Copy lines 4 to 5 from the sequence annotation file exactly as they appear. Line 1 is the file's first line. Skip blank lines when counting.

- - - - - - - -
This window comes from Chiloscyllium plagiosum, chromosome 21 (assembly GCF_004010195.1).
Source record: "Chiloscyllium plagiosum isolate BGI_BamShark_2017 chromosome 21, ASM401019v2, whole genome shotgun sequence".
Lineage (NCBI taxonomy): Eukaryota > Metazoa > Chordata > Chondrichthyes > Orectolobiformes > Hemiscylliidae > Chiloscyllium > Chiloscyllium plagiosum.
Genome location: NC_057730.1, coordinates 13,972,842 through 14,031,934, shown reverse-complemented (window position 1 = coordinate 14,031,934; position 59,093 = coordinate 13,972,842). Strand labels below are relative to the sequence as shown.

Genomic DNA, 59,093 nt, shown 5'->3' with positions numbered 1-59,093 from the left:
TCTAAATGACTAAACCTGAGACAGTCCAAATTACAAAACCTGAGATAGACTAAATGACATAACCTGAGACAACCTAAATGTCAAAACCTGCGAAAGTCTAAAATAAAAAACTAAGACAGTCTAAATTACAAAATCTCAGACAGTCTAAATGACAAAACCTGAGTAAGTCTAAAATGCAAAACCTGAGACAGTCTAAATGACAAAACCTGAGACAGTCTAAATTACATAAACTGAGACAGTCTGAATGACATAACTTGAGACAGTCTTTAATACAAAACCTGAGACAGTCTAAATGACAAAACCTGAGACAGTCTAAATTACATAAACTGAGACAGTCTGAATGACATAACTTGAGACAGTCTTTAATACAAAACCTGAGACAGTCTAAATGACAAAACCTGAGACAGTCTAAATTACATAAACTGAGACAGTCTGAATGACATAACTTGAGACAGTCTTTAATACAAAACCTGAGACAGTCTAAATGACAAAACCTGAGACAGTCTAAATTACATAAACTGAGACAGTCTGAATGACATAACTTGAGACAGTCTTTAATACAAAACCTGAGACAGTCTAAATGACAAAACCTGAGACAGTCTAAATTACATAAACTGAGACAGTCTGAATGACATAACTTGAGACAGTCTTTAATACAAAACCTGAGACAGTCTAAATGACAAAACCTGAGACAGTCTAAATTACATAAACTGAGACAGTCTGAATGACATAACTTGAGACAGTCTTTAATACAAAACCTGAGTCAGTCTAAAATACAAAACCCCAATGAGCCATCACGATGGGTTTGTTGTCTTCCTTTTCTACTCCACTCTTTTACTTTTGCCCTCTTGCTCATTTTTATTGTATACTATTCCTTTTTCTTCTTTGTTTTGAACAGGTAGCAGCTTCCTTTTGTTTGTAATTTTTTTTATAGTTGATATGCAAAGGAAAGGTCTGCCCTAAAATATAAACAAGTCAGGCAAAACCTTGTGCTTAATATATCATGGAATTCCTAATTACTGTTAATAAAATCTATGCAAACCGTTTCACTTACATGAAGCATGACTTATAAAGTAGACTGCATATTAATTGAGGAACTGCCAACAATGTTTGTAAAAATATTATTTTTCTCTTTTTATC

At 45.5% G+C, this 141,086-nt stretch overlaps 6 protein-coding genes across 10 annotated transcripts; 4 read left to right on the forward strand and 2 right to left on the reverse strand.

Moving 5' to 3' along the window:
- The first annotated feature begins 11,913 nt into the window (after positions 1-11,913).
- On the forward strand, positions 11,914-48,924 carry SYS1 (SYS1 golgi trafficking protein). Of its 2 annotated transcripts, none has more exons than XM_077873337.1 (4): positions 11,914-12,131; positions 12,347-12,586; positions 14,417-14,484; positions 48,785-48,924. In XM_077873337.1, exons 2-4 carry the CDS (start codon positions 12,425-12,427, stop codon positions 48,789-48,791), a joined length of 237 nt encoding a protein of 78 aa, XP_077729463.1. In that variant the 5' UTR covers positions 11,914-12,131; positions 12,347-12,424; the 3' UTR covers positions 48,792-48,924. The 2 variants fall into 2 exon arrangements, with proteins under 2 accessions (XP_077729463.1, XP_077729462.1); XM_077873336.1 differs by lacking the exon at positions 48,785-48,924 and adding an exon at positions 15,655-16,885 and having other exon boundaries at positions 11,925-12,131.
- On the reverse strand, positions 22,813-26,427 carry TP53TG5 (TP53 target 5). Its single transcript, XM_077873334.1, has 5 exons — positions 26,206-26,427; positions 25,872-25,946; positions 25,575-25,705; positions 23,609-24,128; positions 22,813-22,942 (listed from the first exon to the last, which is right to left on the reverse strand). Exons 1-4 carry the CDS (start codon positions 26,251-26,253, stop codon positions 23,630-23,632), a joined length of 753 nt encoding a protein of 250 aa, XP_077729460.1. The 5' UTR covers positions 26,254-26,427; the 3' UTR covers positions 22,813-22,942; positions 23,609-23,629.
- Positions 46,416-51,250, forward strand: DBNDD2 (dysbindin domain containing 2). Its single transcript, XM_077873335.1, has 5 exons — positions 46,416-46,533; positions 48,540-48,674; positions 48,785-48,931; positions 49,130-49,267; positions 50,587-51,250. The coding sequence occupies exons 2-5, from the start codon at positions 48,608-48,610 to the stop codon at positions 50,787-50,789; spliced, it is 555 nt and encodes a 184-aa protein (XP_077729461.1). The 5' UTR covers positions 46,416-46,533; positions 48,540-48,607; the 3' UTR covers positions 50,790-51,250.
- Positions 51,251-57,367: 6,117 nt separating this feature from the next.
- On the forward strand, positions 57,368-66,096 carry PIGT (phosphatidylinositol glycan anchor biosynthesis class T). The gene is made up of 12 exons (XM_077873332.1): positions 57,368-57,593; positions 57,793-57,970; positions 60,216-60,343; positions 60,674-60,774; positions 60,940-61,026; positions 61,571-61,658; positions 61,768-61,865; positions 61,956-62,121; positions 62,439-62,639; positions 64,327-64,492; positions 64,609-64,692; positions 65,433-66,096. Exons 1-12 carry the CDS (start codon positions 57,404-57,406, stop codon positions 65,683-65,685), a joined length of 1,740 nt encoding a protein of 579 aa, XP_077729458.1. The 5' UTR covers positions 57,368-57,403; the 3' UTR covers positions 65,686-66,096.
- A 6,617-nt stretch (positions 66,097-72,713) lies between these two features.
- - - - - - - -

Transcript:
Genome location: NC_057730.1, coordinates 13,972,842 through 14,031,934, shown reverse-complemented (window position 1 = coordinate 14,031,934; position 59,093 = coordinate 13,972,842). Strand labels below are relative to the sequence as shown.

Genomic DNA, 59,093 nt, shown 5'->3' with positions numbered 1-59,093 from the left: